Kent Redford: Yes, it’s – the meeting is going to take place the 9th to the 11th of April, so just a few weeks from now. It’s going to be held in Clair College in Cambridge in the UK, and the impetus behind holding the meeting was to bring together two communities of practice which had never met each other previously, yet they are about to meet each other in a very significant fashion. On the one hand is the conservation community, which has been practicing modern-style conservation for 100 years or so, and on the other hand is the synthetic biology community, which really is a matter of years if a decade or so old, and neither community really knows about the other one. And yet, they are headed on paths that are running in towards on another, very soon if not already starting.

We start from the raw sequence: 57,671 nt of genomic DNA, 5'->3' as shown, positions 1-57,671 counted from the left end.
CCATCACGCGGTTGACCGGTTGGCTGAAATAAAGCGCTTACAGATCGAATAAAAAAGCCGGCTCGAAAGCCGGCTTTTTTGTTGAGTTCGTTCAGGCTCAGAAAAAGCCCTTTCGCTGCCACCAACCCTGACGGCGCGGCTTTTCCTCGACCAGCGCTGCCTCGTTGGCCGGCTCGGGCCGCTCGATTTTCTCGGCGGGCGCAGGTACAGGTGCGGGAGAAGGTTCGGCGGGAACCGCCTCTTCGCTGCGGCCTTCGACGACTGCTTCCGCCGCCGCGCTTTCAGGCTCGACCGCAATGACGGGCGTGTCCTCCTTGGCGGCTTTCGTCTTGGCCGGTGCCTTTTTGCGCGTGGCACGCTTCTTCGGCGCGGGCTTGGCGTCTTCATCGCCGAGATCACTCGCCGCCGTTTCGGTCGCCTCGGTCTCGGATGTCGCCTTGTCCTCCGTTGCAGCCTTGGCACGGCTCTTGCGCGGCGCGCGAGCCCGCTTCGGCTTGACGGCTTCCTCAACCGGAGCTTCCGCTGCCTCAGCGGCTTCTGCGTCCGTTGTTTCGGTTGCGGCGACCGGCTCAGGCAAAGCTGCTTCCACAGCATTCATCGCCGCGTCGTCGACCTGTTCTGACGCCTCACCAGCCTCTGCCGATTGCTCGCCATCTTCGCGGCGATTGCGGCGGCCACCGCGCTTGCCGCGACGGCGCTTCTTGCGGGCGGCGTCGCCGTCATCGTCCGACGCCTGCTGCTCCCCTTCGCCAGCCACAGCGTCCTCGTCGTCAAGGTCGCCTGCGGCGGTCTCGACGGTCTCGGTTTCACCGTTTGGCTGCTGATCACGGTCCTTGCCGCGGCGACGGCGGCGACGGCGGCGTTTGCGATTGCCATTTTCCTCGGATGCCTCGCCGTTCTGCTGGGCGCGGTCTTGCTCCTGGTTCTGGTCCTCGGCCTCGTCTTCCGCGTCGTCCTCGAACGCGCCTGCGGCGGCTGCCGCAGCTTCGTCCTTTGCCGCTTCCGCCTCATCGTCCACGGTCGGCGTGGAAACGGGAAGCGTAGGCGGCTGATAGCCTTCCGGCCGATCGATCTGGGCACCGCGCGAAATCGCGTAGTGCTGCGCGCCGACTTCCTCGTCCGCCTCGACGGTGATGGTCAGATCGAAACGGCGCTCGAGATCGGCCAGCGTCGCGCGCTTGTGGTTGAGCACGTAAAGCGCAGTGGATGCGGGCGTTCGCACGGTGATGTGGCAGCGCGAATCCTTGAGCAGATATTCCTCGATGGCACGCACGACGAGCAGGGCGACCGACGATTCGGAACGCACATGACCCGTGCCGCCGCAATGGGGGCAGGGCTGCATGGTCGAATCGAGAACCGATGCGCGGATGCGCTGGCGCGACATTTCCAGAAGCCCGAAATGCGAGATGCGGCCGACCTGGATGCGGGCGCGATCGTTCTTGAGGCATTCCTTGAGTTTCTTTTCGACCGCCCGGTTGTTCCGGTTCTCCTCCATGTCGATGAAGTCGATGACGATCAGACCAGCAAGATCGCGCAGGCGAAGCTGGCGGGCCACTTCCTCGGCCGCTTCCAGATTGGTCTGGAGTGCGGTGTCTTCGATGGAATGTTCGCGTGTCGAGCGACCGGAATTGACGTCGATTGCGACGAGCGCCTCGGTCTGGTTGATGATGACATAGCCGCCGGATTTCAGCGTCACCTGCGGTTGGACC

The conservation community in my experience is – has been largely backwards-looking. That is, we – because I am one of them, are worrying about what has happened in the past, and trying to prevent extinctions, and we have largely been riding through our lives, bemoaning what we’ve lost. As a result of sitting in the back of the bus looking out the back window, we are always surprised when new things happen, because nobody told us about them until they hit us in the back of the head. Everybody else on the bus who was looking forward knew they were coming, and had had conversations and thought about it, but it was news to us. My favorite example of this is the biofuels, the rise in biofuels which was really largely unknown in the conservation community until all the sudden, it broke around us and there became this tremendous rush to try and figure out what that meant for conservation. So as, in my three decades in the field, I am tired of this happening and work with colleagues in an attempt to make sure that this time, we're looking out the front window of the bus, instead of the back window of the bus, and out of that front window, we are watching the rapidly oncoming vehicle of synthetic biology.